NGA Articles: Tomato Trellises

Tomato Trellises

By: National Gardening Association Editors

Tomato vines that ramble over the ground are much more likely to suffer damage from slugs, and the fruits are prone to rot wherever they touch the ground. Getting the fruit up in the sun enhances ripening, and is especially important where the season is brief.

Training systems let you fit more plants into your garden. That means higher total yields. The ideal trellis uses inexpensive, durable materials that store easily, and it's simple and quick to put up and take down.

Here are four proven designs. Shepherd Ogden, NG's contributing editor and author of Step by Step Organic Vegetable Gardening, grows several hundred tomato pants each year in Vermont using three of these designs. The stake and weave system is favored by specialty tomato growers in the Southeast and Southwest.

Most people find it easier to erect the trellis framework after the plants are in the ground, so you can see where everything ought to go. You can, however, do the work anytime after the soil is prepared but before the plants get much more than a foot tall. Set up the trellises two to three weeks after panting, right before the mulch goes down.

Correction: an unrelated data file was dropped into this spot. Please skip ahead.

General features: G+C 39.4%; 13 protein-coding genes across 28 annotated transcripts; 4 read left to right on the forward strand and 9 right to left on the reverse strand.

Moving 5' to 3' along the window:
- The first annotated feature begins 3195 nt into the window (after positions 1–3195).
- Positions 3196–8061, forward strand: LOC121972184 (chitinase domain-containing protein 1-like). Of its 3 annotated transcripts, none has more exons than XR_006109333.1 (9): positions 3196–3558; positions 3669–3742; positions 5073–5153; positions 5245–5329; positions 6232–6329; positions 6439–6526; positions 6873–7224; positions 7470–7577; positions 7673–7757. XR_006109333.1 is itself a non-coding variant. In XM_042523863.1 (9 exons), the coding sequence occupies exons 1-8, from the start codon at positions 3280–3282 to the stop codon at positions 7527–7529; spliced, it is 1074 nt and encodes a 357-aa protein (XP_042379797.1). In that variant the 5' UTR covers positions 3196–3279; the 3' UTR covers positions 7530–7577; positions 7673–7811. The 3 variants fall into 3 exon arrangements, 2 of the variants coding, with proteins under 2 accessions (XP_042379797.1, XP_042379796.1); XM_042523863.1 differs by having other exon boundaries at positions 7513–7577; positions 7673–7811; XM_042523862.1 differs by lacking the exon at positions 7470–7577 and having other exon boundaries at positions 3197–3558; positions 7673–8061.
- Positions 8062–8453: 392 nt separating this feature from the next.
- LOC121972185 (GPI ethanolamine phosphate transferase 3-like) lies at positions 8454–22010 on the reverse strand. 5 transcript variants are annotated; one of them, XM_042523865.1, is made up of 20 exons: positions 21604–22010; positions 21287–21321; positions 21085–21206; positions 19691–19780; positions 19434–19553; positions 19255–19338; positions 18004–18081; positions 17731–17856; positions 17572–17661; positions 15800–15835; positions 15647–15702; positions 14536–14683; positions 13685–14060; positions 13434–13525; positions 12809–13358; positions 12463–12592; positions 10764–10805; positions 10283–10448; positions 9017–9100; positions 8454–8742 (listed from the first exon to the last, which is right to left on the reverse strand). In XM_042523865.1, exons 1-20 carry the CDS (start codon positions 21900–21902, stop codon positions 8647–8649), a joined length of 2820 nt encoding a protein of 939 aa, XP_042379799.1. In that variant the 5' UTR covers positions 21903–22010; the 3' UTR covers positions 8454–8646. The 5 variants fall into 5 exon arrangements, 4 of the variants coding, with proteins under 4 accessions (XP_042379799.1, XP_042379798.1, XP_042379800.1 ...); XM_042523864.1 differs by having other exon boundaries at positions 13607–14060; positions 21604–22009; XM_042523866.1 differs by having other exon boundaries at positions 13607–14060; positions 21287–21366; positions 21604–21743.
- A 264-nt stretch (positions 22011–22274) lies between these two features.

Bamboo Quadripods

Training tomato plants to bamboo quadripods is much like training them to single stakes, but the quadripods are very stable and nearly windproof. Bamboo is both very light and very strong. The ends of the canes needn't be pushed very far into the ground, which minimizes decay, and the canes can last for several seasons.

Use seven-foot by 3/4-inch bamboo canes, available at many garden centers. Set the tomato plants about two feet apart down each side of the garden bed. Stick the bamboo canes into the soil at each plant. Then, at about six feet above the ground, lash a pair of canes together with the opposing pair on the other side of the bed to make a series of quadripods down the bed.

Fasten the tomato vines to the canes with eight-inch pieces of twine, tying them at about every flower cluster. Pinch out most side shoots, and tie on any that you want to keep.

For added strength, lay bamboo canes across the top to span the row of quadripods. This greatly increases both the stability of the structure and its versatility. Run twine from the top piece to the ground and the system will work well for cucumbers, melons, pole beans, peas and nearly any other crop you want to trellis.


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